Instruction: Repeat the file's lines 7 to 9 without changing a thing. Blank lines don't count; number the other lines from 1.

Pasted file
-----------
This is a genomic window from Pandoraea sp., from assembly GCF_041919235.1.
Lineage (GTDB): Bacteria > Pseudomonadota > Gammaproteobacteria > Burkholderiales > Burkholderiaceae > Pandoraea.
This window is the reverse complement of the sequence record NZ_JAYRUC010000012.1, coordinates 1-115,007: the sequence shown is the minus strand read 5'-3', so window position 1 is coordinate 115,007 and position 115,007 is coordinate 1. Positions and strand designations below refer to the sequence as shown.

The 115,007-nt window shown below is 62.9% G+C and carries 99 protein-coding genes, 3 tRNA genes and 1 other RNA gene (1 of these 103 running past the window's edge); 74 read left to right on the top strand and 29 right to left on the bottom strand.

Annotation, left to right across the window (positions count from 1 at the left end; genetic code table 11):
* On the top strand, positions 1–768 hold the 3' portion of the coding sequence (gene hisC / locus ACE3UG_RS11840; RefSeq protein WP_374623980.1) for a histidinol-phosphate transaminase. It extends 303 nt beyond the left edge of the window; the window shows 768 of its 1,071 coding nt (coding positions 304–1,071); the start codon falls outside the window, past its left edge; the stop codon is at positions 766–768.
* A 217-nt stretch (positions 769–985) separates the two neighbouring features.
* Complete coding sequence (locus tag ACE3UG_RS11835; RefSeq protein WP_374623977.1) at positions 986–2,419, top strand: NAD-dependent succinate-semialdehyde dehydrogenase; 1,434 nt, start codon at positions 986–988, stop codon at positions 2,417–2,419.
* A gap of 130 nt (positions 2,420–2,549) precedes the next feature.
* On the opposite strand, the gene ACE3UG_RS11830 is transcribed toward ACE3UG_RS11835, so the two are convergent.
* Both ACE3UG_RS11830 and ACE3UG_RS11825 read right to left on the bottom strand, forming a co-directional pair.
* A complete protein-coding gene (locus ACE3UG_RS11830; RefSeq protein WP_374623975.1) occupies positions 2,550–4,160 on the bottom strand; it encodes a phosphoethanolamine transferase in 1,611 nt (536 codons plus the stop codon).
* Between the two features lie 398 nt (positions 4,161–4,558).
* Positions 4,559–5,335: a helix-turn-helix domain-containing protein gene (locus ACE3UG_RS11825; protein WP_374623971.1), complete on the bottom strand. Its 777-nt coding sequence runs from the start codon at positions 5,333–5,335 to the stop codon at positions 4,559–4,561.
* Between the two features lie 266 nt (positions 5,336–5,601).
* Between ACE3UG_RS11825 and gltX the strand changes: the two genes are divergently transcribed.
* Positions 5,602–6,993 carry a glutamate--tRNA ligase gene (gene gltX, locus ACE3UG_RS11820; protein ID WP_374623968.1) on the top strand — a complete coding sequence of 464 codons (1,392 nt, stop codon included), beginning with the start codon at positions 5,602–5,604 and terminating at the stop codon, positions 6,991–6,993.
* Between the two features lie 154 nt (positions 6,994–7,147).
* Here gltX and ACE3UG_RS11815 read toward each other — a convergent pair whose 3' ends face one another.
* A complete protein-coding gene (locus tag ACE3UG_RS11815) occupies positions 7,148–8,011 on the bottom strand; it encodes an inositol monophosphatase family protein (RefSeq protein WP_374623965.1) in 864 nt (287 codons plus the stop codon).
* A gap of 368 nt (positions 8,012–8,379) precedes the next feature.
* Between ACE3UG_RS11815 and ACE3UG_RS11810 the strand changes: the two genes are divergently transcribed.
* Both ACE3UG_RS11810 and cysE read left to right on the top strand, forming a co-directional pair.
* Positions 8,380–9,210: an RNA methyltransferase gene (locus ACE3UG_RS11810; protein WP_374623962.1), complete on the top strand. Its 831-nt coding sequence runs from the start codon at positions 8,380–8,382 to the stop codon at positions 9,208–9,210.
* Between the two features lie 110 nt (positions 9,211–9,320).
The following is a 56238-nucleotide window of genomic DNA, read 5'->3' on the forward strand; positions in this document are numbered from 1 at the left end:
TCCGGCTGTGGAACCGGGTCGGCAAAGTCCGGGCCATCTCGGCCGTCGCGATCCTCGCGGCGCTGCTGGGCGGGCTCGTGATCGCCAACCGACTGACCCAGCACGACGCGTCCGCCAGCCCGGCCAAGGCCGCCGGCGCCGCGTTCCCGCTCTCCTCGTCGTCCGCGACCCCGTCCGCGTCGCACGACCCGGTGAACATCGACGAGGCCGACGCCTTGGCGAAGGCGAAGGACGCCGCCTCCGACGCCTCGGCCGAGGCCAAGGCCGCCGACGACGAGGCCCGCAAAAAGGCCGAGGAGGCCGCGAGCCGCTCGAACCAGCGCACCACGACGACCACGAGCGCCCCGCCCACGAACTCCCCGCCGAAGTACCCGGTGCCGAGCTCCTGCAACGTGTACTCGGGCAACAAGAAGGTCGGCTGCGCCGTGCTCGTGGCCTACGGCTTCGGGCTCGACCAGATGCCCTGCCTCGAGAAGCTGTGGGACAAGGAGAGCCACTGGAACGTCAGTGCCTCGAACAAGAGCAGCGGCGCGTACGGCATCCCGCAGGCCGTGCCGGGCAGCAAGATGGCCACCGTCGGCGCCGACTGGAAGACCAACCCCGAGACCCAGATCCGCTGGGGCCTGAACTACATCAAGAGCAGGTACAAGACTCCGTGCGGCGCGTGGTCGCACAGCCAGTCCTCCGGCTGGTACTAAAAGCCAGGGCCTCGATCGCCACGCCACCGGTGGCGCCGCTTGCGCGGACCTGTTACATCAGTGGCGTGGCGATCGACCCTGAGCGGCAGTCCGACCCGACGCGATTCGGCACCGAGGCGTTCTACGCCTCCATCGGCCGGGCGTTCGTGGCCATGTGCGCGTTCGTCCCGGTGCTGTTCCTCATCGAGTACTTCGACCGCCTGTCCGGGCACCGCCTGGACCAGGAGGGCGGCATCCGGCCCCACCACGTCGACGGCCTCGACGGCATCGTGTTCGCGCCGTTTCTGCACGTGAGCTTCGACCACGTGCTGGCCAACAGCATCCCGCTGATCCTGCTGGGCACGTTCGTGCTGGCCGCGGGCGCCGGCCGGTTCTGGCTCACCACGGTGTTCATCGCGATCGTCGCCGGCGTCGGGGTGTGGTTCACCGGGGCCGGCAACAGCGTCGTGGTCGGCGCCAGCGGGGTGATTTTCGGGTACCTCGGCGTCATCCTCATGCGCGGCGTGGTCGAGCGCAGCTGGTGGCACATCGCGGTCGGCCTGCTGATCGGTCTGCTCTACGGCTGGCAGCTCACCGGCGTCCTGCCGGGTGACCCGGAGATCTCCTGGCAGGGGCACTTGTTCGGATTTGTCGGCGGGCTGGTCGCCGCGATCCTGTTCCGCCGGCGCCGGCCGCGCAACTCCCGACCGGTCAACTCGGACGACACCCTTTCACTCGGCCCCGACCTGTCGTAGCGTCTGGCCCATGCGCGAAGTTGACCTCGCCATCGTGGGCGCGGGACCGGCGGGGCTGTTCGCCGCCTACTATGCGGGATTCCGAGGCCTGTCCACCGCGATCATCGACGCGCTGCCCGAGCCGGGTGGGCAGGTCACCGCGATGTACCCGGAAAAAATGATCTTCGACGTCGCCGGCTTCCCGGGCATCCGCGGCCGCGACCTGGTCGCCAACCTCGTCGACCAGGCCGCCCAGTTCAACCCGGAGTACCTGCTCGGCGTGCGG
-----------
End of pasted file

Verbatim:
* A 217-nt stretch (positions 769–985) separates the two neighbouring features.
* Complete coding sequence (locus tag ACE3UG_RS11835; RefSeq protein WP_374623977.1) at positions 986–2,419, top strand: NAD-dependent succinate-semialdehyde dehydrogenase; 1,434 nt, start codon at positions 986–988, stop codon at positions 2,417–2,419.
* A gap of 130 nt (positions 2,420–2,549) precedes the next feature.